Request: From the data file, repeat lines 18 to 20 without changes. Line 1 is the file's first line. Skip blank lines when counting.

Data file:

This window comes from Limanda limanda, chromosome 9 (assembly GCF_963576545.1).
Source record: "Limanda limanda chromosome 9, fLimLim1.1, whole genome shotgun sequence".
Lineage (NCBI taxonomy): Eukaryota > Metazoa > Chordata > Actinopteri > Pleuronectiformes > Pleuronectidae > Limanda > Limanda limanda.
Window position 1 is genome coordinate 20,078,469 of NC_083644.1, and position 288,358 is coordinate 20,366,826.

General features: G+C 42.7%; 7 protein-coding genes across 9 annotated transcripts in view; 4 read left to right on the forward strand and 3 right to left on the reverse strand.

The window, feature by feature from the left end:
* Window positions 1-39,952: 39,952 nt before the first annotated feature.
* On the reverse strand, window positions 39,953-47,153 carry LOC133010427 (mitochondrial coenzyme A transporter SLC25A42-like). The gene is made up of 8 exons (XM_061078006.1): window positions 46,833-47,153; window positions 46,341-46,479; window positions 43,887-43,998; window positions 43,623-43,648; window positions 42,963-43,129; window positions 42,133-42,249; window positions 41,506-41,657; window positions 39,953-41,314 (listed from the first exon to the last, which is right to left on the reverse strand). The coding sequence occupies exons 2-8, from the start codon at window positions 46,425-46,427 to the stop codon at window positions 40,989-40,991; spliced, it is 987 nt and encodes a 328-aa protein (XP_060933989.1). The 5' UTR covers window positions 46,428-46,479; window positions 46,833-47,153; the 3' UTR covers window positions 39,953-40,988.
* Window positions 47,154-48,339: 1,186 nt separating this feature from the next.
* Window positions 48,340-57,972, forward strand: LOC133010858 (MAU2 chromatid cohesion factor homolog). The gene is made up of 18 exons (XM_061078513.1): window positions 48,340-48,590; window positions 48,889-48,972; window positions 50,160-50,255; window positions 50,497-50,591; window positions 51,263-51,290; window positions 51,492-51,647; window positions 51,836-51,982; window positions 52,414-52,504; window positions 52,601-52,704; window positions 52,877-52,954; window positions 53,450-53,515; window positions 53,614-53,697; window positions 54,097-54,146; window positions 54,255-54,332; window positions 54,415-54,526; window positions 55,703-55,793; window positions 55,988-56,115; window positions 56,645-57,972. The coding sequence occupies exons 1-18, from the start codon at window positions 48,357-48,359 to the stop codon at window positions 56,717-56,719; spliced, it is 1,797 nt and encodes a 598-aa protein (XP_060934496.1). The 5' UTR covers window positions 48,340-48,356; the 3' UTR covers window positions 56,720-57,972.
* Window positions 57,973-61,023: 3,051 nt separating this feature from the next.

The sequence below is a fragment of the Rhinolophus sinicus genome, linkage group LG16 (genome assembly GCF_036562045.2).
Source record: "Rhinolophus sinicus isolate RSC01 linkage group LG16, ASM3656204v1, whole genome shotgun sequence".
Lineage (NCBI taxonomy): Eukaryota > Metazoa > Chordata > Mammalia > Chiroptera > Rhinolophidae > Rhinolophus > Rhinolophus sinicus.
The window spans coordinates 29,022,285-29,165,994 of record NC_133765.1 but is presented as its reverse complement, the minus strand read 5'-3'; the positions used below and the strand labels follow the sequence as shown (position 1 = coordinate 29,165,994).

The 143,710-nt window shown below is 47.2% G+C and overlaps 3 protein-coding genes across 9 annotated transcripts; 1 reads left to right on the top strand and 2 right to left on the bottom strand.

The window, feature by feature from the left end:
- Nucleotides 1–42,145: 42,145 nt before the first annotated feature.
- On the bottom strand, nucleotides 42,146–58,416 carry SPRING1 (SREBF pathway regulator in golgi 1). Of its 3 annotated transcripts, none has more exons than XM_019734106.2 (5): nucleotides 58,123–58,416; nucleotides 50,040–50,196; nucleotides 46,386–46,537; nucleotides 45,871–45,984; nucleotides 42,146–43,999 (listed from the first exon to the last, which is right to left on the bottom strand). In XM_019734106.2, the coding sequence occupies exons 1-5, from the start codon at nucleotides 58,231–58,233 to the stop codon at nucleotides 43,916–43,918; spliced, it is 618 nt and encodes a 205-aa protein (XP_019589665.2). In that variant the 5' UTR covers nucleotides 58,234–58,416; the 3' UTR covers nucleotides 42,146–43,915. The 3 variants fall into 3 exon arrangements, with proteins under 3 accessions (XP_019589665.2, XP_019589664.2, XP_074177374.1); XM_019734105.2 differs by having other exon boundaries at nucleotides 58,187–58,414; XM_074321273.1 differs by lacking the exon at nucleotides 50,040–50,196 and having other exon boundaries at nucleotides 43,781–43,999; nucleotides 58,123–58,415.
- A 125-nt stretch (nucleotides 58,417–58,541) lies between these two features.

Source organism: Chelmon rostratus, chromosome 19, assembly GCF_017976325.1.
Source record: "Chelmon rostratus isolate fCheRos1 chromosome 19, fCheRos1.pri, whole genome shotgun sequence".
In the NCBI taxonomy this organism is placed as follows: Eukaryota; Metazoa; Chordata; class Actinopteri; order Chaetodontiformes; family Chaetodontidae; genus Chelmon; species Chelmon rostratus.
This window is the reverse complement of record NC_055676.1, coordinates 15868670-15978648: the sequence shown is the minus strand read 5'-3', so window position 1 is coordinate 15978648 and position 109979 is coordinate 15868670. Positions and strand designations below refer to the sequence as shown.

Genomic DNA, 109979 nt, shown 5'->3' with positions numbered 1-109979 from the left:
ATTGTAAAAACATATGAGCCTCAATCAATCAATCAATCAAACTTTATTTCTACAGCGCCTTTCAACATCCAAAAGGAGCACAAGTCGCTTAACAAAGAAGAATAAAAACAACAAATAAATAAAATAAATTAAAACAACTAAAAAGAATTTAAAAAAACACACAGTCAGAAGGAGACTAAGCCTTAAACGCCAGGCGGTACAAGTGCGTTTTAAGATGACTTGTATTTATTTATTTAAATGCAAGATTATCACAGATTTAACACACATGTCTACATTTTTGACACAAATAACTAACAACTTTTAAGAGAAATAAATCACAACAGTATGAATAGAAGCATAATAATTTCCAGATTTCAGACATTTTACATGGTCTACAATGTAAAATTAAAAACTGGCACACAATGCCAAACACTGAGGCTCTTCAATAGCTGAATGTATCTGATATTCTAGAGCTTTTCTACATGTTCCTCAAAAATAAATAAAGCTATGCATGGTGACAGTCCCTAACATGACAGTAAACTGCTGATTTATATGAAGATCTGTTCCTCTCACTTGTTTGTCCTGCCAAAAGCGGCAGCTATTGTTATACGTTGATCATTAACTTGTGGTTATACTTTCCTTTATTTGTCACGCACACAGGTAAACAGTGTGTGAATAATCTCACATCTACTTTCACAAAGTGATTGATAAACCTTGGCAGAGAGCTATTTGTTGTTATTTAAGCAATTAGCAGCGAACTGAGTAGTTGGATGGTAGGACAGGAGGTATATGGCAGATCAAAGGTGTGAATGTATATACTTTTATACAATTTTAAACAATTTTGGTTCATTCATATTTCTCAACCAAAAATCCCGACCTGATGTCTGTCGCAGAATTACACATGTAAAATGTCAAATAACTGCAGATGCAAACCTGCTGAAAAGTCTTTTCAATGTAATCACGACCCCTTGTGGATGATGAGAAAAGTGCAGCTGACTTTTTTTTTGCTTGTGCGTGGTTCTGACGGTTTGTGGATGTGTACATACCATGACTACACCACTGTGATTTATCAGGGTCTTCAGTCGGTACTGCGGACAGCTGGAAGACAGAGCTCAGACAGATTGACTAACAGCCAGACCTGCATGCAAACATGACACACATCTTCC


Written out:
- Nucleotides 1–42,145: 42,145 nt before the first annotated feature.
- On the bottom strand, nucleotides 42,146–58,416 carry SPRING1 (SREBF pathway regulator in golgi 1). Of its 3 annotated transcripts, none has more exons than XM_019734106.2 (5): nucleotides 58,123–58,416; nucleotides 50,040–50,196; nucleotides 46,386–46,537; nucleotides 45,871–45,984; nucleotides 42,146–43,999 (listed from the first exon to the last, which is right to left on the bottom strand). In XM_019734106.2, the coding sequence occupies exons 1-5, from the start codon at nucleotides 58,231–58,233 to the stop codon at nucleotides 43,916–43,918; spliced, it is 618 nt and encodes a 205-aa protein (XP_019589665.2). In that variant the 5' UTR covers nucleotides 58,234–58,416; the 3' UTR covers nucleotides 42,146–43,915. The 3 variants fall into 3 exon arrangements, with proteins under 3 accessions (XP_019589665.2, XP_019589664.2, XP_074177374.1); XM_019734105.2 differs by having other exon boundaries at nucleotides 58,187–58,414; XM_074321273.1 differs by lacking the exon at nucleotides 50,040–50,196 and having other exon boundaries at nucleotides 43,781–43,999; nucleotides 58,123–58,415.
- A 125-nt stretch (nucleotides 58,417–58,541) lies between these two features.